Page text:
A dewlap is a fold of loose skin hanging from the neck or throat of an animal.
What Is a Dewlap?
Dewlaps hang from the necks of certain species, including mammals, birds, and lizards. They tend to be more prominent among the males of a species and may be used to attract mates in birds and lizards. Scientists are less certain of the role they play in mammals, but they have several hypotheses. For example, they may help cool body temperature in hot climates.
Dewlap is pronounced |doo|- |lap|
Dewlaps on lizards can be used to help identify different species. Some lizard species have brightly colored, protruding dewlaps on their necks.
For example, the male anole lizard has a very bright, large dewlap that it keeps folded under its throat. The anole lizard can enlarge it, making its body seem much larger than it actually is. The lizard uses it for marking territory and attracting mates.
In birds, the dewlap is also called a wattle. Wattles in birds are wrinkly, masses of extra skin hanging from the bird’s neck. They can be found in birds such as turkeys, roosters, pheasants, and plovers.
Unlike lizards, which use theirs for mating and marking territory, birds use their wattles for different reasons. A bird’s wattle can help it cool down on a hot day. Since birds can’t sweat, the skin on the bird’s bare neck and wattle can help release excess heat.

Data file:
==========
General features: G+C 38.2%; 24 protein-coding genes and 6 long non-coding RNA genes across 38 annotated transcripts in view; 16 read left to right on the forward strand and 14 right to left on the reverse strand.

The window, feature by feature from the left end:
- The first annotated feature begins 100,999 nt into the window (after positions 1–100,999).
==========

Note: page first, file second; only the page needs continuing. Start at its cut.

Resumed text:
Research has revealed three hypotheses as to why mammals may have them. They are below.
- It may have evolved in mammals to help attract mates by making the male look bigger than their rivals.
- It may make the animal look larger and therefore more intimidating to scare away predators.
- It may have evolved to help the animal to cool their bodies, similar to the role of the wattle in roosters and turkeys.
Other Mammals with Dewlaps
- Zebu cattle, a breed of cattle mainly found in India and Africa, have prominent flaps of neck skin that are referred to as “briefcase folds.”
- Male leopards sport dewlaps that grow larger as they age. Similar to a lion’s mane, biologists believe a male leopard’s dewlap may help attract mates and ward off rivals.
- Female rabbits pluck fur from their dewlaps to help line their nest for their young.